# Finding randomization algorithm

1. Jan 26, 2010

### w3390

Hello all,

I am currently attempting to take a set of data I have acquired and trace it back to the initial algorithm that produced it. My problem is my math level is only at the level of differential equations and I do not have any knowledge in advanced statistical analysis. Anyone have any advice on where I can look to find some quality information on the subject or whether or not what I'm trying to do is even possible.

Here is some background information:

Basically, I am playing a video game show that asks a series of multiple choice questions with answers choices A, B, and C. I have not yet recorded a sample of data, but once I do I would like to try to figure out the algorithm that produced the sample and try to use it to predict future answer choices.

Any advice and help would be much appreciated.

2. Jan 26, 2010

### dacruick

Wait you want an algorithm that produces a random number between 1 and 3? at which point that number will be converted to its alphabetical equivalent?

3. Jan 26, 2010

### w3390

can i not assign the value of 1 to A, 2 to B, and 3 to C

4. Jan 26, 2010

### dacruick

thats what i mean by saying the number is converted to its alphabetical equivalent.

but most if not all program have a random number generator between 0 and 1. you could just run a loop like 20 times and say:

if randomnumber <=0.33
else if 0.33<randomnumber<=0.66
else

I mean, what kind of algorithm are you trying to decipher here?

5. Jan 26, 2010

### w3390

What I am trying to decipher is an algorithm being used by a game and use its output (i.e. number of A's, B's, and C's) to trace back and find the initial algorithm, thus allowing predictions to be made about future answers.

6. Jan 26, 2010

### zli034

7. Jan 27, 2010

### w3390

That helps a little. Thanks zli034. But I am looking more for actual equations I can follow to fit my own data into. Anyone have any ideas?

8. Jan 27, 2010

### dacruick

and you are under the assumption that this game didnt use a random number generator. You think that they produced a function of how the answer changes with time?

9. Jan 27, 2010

### w3390

No. I do think they are using a random number generator. Seldom to rarely, there will be an instance where the same answer will appear 3 or 4 times in a row and other times where it will go 20 some questions without being a certain answer.

Last edited: Jan 27, 2010
10. Jan 27, 2010

### dacruick

you do think or dont think they are using a random number generator. and the information you've given me is not a pattern, therefore it does not oppose the idea of a random number generator.

11. Jan 27, 2010

### w3390

Okay. I agree that it is not a pattern. So it looks like it is using a random number generator. Now what?

12. Jan 27, 2010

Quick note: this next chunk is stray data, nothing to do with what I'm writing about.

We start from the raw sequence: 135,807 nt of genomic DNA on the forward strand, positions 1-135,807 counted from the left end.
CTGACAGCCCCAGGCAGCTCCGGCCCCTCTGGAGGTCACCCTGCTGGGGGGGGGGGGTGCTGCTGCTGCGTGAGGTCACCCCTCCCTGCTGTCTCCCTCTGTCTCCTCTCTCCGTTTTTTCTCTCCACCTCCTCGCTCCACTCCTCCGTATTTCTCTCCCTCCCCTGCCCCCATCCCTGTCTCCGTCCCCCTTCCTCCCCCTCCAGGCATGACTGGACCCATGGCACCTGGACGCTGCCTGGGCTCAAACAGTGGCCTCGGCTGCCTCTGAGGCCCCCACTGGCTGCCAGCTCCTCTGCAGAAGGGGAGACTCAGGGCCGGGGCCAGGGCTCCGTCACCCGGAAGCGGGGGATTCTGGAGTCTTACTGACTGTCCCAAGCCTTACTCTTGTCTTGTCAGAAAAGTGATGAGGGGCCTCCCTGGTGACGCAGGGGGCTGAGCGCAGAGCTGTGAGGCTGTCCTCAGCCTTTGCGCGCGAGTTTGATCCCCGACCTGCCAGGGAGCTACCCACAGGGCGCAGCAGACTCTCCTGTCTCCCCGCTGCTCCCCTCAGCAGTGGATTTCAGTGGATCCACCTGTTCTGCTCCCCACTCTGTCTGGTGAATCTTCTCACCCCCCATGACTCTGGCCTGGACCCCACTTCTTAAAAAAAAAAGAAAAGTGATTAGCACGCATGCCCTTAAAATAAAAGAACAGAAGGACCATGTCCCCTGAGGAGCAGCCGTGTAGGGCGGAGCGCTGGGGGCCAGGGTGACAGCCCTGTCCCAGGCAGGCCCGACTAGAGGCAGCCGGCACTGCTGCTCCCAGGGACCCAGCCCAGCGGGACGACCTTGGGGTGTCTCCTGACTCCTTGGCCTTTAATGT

### dacruick

now you find the program they use for the random number generator or quit

13. Jan 27, 2010

### w3390

Well, that's not what I was looking for, but thanks I guess. I was initially asking for some assistance on what types of equations or mathematics I could use to try to uncover the program they used.

14. Jan 27, 2010

### tjm7582

dacruick essentially gave you the "equation" that you would need to figure out what program they used. All random number generators create a deterministic sequence. Once you know what RNG was used and the seed that was used to start the sequence, you would have exact knowledge of the rest of the sequence.

It seems that you are looking for some sort of method to uncover the RNG given a certain set of data. That is, you are essentially trying to decode a sequence. There is no surefire way to do this, otherwise internet poker would not have survived. If I was going to take a crack at it I would:
(1) Collect a number of popular uniform random number generators
(2) Simulate a large number of seeds for each of the random number generators
(3) See which model performs the best in terms of matching the sequence (there are a number of different ways you could define "best" here).

Depending on what RNG you used, you may also be able to calibrate the parameters to better match the sequence. Keep in mind, however, that it will probably be nothing more than dumb luck if you stumble onto a seed-RNG combination that works well. Statisticians put a lot of work into making these RNGs generate sequences that are as close to a truly random process as possible.

15. Jan 27, 2010

### w3390

Okay, thanks tjm7582

16. Jan 27, 2010

### bpet

Another complication is that even if you know the RNG algorithm the seed is probably itself randomly generated, e.g. based on system clock, to ensure that the same sequence isn't produced each time you switch the machine on and off.

Although the reverse-engineering problem is a little ambitious, there are still lots of interesting statistical questions you can ask about the "black box" RNG, e.g.
- is any answer A/B/C more likely?
- what sample size is needed to be confident of the above?

Also:
- how many questions are in the database, given how many we've observed and how many have been asked twice?